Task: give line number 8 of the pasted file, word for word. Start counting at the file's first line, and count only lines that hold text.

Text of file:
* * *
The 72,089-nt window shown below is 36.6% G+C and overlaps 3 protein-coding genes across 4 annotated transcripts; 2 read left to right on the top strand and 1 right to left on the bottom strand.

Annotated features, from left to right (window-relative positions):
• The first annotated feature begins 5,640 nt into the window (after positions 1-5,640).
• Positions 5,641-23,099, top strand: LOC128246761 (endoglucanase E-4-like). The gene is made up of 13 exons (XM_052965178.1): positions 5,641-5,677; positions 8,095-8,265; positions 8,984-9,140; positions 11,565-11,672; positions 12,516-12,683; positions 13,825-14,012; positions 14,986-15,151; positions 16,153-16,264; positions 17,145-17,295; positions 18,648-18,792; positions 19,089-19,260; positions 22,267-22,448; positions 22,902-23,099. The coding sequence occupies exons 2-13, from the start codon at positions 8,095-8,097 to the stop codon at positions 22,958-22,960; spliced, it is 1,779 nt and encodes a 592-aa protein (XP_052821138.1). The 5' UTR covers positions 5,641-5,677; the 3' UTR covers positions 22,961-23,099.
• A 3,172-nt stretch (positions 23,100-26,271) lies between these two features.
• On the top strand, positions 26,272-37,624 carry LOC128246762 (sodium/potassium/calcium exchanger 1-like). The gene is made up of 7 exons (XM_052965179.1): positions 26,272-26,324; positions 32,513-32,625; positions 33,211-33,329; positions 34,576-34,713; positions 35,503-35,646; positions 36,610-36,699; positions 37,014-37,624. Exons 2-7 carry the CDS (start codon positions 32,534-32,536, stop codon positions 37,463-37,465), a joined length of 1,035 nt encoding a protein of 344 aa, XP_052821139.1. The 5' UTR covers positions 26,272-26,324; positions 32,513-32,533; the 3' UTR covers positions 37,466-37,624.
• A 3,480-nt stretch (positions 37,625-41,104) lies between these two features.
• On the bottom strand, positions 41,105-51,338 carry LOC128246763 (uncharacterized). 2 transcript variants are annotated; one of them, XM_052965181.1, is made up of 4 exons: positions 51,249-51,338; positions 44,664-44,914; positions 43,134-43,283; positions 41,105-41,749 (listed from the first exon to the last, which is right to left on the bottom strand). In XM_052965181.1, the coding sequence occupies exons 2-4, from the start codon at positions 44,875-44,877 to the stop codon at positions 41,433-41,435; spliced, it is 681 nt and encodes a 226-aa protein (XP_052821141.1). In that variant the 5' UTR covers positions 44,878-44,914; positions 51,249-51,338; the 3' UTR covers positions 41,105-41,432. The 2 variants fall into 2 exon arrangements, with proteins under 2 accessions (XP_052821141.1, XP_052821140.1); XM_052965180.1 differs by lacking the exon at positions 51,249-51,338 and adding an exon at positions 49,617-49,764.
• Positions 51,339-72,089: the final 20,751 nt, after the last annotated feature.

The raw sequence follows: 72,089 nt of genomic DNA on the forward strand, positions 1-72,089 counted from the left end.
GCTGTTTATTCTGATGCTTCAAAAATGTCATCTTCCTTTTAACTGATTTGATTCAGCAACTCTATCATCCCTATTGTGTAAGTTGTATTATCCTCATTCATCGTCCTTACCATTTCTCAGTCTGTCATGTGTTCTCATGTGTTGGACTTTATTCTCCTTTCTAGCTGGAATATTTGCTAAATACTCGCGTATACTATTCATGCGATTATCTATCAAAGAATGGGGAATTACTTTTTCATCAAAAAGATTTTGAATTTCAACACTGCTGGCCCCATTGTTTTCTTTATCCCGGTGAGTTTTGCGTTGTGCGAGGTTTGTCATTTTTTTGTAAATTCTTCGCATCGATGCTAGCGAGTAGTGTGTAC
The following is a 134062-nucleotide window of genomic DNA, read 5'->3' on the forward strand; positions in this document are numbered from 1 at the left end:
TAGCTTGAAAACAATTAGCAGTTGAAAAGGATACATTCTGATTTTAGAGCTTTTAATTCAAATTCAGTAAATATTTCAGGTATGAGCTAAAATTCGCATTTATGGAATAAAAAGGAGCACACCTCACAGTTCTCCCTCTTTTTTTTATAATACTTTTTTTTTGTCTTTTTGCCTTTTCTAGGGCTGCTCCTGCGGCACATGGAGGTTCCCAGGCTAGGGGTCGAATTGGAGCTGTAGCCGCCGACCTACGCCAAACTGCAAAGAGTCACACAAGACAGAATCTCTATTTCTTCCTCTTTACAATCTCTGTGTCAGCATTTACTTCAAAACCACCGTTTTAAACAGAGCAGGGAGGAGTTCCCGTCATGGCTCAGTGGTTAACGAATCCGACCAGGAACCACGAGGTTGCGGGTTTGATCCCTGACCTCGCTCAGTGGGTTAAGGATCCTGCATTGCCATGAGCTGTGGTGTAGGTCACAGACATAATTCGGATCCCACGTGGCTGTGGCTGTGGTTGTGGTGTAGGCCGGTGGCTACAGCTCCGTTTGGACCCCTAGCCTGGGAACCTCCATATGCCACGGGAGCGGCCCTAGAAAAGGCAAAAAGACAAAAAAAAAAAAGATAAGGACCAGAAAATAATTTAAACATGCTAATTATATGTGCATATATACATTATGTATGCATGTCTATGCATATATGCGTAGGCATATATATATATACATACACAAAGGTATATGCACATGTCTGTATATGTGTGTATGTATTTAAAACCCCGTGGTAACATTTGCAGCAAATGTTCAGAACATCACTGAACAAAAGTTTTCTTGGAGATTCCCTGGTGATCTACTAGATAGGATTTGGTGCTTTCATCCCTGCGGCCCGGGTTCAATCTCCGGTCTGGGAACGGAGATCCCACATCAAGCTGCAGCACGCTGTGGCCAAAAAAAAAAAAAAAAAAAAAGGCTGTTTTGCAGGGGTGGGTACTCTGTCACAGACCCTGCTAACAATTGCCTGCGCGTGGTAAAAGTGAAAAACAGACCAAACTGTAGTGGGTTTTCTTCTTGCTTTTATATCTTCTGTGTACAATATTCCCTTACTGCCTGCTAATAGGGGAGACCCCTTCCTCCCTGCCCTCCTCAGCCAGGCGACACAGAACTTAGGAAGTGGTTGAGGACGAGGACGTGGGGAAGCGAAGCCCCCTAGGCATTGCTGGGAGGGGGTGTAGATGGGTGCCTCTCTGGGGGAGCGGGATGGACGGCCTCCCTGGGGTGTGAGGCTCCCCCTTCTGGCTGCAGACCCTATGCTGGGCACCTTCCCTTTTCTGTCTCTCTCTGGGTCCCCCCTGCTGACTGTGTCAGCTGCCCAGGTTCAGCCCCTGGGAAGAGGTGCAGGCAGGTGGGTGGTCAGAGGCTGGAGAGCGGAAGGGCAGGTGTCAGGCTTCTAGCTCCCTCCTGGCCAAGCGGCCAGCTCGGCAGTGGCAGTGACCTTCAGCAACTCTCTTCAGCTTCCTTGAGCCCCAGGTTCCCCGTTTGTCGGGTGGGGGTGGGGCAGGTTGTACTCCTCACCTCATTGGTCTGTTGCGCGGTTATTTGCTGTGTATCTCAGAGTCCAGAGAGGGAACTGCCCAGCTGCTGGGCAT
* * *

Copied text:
• On the bottom strand, positions 41,105-51,338 carry LOC128246763 (uncharacterized). 2 transcript variants are annotated; one of them, XM_052965181.1, is made up of 4 exons: positions 51,249-51,338; positions 44,664-44,914; positions 43,134-43,283; positions 41,105-41,749 (listed from the first exon to the last, which is right to left on the bottom strand). In XM_052965181.1, the coding sequence occupies exons 2-4, from the start codon at positions 44,875-44,877 to the stop codon at positions 41,433-41,435; spliced, it is 681 nt and encodes a 226-aa protein (XP_052821141.1). In that variant the 5' UTR covers positions 44,878-44,914; positions 51,249-51,338; the 3' UTR covers positions 41,105-41,432. The 2 variants fall into 2 exon arrangements, with proteins under 2 accessions (XP_052821141.1, XP_052821140.1); XM_052965180.1 differs by lacking the exon at positions 51,249-51,338 and adding an exon at positions 49,617-49,764.